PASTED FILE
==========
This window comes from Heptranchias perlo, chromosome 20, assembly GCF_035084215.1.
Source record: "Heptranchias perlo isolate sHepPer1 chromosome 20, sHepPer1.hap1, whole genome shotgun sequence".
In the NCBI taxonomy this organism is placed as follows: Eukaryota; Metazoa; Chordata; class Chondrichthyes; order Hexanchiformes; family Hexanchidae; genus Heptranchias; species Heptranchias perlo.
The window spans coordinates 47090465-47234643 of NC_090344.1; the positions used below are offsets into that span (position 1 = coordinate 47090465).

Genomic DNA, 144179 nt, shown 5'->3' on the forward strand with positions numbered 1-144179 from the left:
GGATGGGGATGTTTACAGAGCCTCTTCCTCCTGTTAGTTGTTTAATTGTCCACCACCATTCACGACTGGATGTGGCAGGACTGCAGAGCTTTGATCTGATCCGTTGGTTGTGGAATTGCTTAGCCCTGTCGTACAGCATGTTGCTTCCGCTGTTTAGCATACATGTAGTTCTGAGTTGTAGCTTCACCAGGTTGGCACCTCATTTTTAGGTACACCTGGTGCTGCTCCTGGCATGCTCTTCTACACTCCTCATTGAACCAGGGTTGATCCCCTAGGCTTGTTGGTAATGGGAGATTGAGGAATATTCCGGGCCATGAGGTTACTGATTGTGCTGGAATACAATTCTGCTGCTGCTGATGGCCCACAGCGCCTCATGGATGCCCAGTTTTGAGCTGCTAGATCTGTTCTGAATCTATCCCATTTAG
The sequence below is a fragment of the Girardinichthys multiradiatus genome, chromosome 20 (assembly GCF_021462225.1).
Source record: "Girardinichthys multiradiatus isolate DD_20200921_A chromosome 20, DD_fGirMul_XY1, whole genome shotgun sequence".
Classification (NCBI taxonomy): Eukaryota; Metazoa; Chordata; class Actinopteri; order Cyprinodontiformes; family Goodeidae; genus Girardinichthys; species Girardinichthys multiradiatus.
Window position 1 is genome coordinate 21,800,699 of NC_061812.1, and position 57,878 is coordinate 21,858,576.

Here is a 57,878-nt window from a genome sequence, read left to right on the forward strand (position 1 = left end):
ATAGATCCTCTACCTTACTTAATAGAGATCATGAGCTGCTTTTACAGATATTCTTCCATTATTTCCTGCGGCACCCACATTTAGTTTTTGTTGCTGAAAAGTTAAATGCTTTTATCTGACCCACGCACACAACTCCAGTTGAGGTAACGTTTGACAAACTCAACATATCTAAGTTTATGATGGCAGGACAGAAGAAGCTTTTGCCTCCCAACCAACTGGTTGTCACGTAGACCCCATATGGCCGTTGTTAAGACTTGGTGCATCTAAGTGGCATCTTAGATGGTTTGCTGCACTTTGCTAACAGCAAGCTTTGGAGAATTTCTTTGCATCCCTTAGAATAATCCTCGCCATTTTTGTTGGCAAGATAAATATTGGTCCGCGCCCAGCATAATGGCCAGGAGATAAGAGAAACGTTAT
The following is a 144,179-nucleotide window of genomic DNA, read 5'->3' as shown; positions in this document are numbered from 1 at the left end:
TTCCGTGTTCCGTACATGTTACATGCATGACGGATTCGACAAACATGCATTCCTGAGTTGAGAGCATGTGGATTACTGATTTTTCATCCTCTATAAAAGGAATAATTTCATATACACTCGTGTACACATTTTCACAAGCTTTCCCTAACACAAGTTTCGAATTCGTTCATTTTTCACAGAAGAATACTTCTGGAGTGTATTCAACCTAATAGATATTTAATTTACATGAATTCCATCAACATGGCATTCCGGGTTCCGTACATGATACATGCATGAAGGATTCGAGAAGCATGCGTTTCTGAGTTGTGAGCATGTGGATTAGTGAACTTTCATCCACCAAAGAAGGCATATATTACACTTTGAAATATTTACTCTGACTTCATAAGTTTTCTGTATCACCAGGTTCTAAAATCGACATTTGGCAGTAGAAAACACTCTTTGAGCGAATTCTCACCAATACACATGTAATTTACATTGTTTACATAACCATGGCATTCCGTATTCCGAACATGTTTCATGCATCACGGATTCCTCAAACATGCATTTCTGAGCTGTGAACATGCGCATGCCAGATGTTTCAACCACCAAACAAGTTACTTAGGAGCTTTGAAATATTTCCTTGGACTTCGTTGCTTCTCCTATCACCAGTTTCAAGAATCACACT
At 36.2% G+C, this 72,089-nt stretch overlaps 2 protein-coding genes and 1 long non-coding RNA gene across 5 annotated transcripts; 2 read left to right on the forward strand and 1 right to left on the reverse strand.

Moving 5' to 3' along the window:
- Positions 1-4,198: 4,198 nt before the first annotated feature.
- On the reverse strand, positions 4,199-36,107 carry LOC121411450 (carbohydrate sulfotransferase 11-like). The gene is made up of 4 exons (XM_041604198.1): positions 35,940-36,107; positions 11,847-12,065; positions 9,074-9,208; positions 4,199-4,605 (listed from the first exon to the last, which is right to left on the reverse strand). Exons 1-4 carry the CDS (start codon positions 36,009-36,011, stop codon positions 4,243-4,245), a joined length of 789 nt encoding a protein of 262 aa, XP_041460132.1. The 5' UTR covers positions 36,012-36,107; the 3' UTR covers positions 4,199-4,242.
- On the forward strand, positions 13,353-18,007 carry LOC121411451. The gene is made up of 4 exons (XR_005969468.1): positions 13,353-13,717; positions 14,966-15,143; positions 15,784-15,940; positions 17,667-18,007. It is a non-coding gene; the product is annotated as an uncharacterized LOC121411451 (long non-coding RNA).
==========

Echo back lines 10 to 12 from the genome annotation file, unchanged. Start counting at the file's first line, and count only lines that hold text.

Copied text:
Window position 1 is genome coordinate 21,800,699 of NC_061812.1, and position 57,878 is coordinate 21,858,576.

Here is a 57,878-nt window from a genome sequence, read left to right on the forward strand (position 1 = left end):
ATAGATCCTCTACCTTACTTAATAGAGATCATGAGCTGCTTTTACAGATATTCTTCCATTATTTCCTGCGGCACCCACATTTAGTTTTTGTTGCTGAAAAGTTAAATGCTTTTATCTGACCCACGCACACAACTCCAGTTGAGGTAACGTTTGACAAACTCAACATATCTAAGTTTATGATGGCAGGACAGAAGAAGCTTTTGCCTCCCAACCAACTGGTTGTCACGTAGACCCCATATGGCCGTTGTTAAGACTTGGTGCATCTAAGTGGCATCTTAGATGGTTTGCTGCACTTTGCTAACAGCAAGCTTTGGAGAATTTCTTTGCATCCCTTAGAATAATCCTCGCCATTTTTGTTGGCAAGATAAATATTGGTCCGCGCCCAGCATAATGGCCAGGAGATAAGAGAAACGTTAT